A preferred form of seal for the anti-roll bar is mounted inside the hull, so as to ensue an optimum hull shape. To achieve an adequate water seal in a position where the anti-roll bar is usually above the water line when the vehicle is planing, the seal has an internal circular lip portion extending outwardly from an inner part of the seal, the lip portion being arranged to seat against the bar; or against a ring or a collar around the bar. Water pressure mostly caused by the vehicle slamming on the water when planing is therefore arranged to act on the lip to improve sealing.

Alternatively, the seal may be mounted outside the hull, with the internal circular lip portion extending inwardly from an outer part of the seal. This may improve seal performance by allowing water pressure to act over a greater area, but requires a different hull shape to package the seal effectively without leaving it open to damage by foreign objects.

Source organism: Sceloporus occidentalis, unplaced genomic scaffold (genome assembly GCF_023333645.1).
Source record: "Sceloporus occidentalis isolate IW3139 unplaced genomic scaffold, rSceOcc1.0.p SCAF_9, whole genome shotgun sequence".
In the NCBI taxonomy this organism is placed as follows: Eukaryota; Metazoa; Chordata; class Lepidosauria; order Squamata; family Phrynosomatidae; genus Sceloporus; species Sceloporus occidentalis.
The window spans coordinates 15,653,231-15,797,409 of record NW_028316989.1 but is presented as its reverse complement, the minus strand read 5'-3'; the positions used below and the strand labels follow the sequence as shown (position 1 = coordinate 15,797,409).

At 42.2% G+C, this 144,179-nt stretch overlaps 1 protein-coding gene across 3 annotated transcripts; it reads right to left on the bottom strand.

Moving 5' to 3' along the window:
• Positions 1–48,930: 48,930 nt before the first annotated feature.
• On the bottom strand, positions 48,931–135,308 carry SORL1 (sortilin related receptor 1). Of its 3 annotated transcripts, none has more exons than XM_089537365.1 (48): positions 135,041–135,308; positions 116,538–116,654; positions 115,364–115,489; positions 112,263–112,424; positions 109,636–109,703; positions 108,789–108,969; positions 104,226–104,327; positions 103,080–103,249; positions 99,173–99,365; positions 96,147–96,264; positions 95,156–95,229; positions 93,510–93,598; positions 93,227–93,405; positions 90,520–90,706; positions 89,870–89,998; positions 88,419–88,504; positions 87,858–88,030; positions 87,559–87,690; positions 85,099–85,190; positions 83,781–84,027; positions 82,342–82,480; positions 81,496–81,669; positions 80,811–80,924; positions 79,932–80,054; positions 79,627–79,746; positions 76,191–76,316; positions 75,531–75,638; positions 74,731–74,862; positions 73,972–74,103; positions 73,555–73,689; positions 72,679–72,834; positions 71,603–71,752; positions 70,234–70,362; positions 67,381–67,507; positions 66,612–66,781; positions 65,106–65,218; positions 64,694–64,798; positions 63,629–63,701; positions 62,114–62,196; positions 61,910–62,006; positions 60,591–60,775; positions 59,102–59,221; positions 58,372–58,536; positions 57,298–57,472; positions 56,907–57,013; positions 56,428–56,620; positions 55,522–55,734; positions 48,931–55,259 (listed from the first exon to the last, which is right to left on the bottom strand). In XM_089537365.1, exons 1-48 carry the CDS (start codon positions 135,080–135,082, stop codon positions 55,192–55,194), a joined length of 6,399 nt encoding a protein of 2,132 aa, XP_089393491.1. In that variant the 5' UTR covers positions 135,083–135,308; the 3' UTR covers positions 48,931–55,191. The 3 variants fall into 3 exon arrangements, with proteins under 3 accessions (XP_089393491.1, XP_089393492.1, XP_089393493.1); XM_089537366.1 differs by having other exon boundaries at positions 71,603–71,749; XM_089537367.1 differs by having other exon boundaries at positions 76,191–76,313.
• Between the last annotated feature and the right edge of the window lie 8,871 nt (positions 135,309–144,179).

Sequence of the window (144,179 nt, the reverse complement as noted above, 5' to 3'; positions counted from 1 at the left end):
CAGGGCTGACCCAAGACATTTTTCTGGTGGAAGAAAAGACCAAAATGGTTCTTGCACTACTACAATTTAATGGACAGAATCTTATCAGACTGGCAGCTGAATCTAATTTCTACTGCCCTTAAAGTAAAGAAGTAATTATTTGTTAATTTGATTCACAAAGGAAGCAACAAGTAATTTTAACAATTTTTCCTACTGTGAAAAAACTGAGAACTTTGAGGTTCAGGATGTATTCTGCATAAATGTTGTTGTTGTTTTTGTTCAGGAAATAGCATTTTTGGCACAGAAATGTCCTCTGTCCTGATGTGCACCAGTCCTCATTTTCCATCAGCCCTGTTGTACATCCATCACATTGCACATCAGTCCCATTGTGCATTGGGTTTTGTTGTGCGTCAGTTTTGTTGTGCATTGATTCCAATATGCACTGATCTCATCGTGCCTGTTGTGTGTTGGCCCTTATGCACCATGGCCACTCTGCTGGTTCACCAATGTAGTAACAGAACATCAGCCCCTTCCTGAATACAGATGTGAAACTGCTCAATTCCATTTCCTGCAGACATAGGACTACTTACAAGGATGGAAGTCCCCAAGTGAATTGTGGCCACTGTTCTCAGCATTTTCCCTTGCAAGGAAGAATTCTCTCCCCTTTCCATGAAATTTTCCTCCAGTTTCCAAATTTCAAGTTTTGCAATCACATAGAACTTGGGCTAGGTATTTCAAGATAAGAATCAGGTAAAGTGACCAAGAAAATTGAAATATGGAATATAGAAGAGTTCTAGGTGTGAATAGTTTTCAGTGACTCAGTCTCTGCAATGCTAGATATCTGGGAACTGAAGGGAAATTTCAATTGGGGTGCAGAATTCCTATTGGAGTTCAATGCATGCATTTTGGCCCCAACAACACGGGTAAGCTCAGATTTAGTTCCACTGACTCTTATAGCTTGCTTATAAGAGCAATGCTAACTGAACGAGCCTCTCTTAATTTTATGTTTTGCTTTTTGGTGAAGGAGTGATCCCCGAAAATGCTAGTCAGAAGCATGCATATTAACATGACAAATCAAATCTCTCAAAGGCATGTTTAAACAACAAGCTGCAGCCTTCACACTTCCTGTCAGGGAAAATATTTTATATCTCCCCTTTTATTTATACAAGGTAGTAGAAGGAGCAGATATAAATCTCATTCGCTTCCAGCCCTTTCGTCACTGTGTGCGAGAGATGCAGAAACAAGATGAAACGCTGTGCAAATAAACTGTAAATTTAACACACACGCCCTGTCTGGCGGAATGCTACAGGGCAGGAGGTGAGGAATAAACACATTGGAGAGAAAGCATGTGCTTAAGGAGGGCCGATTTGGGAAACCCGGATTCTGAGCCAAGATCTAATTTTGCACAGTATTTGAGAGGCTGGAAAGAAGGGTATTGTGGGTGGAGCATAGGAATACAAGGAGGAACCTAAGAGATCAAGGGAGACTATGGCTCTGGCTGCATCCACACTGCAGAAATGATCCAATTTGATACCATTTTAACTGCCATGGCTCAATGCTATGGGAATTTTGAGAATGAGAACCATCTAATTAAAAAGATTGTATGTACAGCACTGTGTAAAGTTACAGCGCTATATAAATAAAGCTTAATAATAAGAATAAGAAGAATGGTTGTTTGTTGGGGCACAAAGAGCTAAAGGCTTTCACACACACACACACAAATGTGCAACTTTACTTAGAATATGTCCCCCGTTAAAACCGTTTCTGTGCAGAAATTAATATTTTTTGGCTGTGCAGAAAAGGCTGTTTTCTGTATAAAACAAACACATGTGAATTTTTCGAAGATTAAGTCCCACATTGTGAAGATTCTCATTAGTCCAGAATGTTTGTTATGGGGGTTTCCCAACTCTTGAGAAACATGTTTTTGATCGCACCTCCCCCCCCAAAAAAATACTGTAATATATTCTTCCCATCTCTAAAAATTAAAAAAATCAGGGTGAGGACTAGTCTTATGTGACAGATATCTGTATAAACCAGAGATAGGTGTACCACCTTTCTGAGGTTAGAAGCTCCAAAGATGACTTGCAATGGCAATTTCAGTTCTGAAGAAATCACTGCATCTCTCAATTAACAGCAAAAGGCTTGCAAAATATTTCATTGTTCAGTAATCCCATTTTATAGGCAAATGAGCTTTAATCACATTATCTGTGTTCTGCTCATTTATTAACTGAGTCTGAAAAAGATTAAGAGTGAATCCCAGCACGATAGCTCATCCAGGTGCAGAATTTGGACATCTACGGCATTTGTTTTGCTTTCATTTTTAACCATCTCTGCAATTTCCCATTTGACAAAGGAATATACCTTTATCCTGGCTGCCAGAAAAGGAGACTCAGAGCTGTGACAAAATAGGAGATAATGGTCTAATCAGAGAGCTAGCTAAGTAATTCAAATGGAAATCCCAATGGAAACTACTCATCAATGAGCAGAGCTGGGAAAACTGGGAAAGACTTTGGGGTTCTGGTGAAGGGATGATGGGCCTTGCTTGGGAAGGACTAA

BRIEF DESCRIPTION OF THE DRAWINGS

The invention will now be described with reference to the accompanying drawings in which:

FIG. 1 is a front view of the Roycroft amphibious vehicle shown in U.S. Pat. No. 5,531,179, with the front wheels in road mode, and in broken lines in marine mode;

FIG. 2 is a perspective side view of a front suspension in road mode, for a planning amphibious vehicle according to the invention, modified from that shown in FIG. 1;

FIG. 3 is a perspective side view of the front suspension of FIG. 2 in marine mode;

FIG. 4 is a cross sectional front view of an anti-roll bar being part of the suspension of FIG. 2;

FIG. 5 is an enlarged view of part of FIG. 4 showing sealing;

FIG. 6 is a cross sectional front view of an anti-roll bar being part of the suspension of FIG. 2, with an alternative scaling arrangement; and

FIG. 7 is an enlarged view of pat of FIG. 6 showing sealing.

DETAILED DESCRIPTION OF THE INVENTION